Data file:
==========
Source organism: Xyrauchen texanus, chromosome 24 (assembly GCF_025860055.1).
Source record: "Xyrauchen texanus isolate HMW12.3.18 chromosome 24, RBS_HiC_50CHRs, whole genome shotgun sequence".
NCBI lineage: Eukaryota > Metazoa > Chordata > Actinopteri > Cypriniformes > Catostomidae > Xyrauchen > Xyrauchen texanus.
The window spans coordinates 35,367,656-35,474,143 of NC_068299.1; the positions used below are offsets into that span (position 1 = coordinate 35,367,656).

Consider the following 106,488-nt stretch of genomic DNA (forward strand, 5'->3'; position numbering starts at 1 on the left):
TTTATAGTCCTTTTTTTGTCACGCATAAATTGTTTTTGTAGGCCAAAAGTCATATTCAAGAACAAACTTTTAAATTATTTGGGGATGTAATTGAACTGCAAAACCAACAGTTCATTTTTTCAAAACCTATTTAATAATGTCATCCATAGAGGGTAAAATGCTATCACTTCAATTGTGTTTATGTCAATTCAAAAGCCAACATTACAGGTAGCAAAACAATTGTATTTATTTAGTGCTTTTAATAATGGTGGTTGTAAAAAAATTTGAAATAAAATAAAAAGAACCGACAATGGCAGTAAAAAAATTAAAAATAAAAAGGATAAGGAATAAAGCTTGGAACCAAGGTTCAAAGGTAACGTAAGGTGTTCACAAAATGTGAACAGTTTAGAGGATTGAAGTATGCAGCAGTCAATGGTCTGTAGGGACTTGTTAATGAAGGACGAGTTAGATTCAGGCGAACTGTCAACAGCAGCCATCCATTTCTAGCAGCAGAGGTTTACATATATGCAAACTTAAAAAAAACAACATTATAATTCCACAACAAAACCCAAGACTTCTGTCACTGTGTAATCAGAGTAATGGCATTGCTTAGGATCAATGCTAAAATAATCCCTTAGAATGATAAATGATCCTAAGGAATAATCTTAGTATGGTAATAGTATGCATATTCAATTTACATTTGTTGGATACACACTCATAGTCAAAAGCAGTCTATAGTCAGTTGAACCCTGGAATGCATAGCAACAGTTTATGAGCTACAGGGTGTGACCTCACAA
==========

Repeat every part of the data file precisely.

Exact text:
Source organism: Xyrauchen texanus, chromosome 24 (assembly GCF_025860055.1).
Source record: "Xyrauchen texanus isolate HMW12.3.18 chromosome 24, RBS_HiC_50CHRs, whole genome shotgun sequence".
NCBI lineage: Eukaryota > Metazoa > Chordata > Actinopteri > Cypriniformes > Catostomidae > Xyrauchen > Xyrauchen texanus.
The window spans coordinates 35,367,656-35,474,143 of NC_068299.1; the positions used below are offsets into that span (position 1 = coordinate 35,367,656).

Consider the following 106,488-nt stretch of genomic DNA (forward strand, 5'->3'; position numbering starts at 1 on the left):
TTTATAGTCCTTTTTTTGTCACGCATAAATTGTTTTTGTAGGCCAAAAGTCATATTCAAGAACAAACTTTTAAATTATTTGGGGATGTAATTGAACTGCAAAACCAACAGTTCATTTTTTCAAAACCTATTTAATAATGTCATCCATAGAGGGTAAAATGCTATCACTTCAATTGTGTTTATGTCAATTCAAAAGCCAACATTACAGGTAGCAAAACAATTGTATTTATTTAGTGCTTTTAATAATGGTGGTTGTAAAAAAATTTGAAATAAAATAAAAAGAACCGACAATGGCAGTAAAAAAATTAAAAATAAAAAGGATAAGGAATAAAGCTTGGAACCAAGGTTCAAAGGTAACGTAAGGTGTTCACAAAATGTGAACAGTTTAGAGGATTGAAGTATGCAGCAGTCAATGGTCTGTAGGGACTTGTTAATGAAGGACGAGTTAGATTCAGGCGAACTGTCAACAGCAGCCATCCATTTCTAGCAGCAGAGGTTTACATATATGCAAACTTAAAAAAAACAACATTATAATTCCACAACAAAACCCAAGACTTCTGTCACTGTGTAATCAGAGTAATGGCATTGCTTAGGATCAATGCTAAAATAATCCCTTAGAATGATAAATGATCCTAAGGAATAATCTTAGTATGGTAATAGTATGCATATTCAATTTACATTTGTTGGATACACACTCATAGTCAAAAGCAGTCTATAGTCAGTTGAACCCTGGAATGCATAGCAACAGTTTATGAGCTACAGGGTGTGACCTCACAA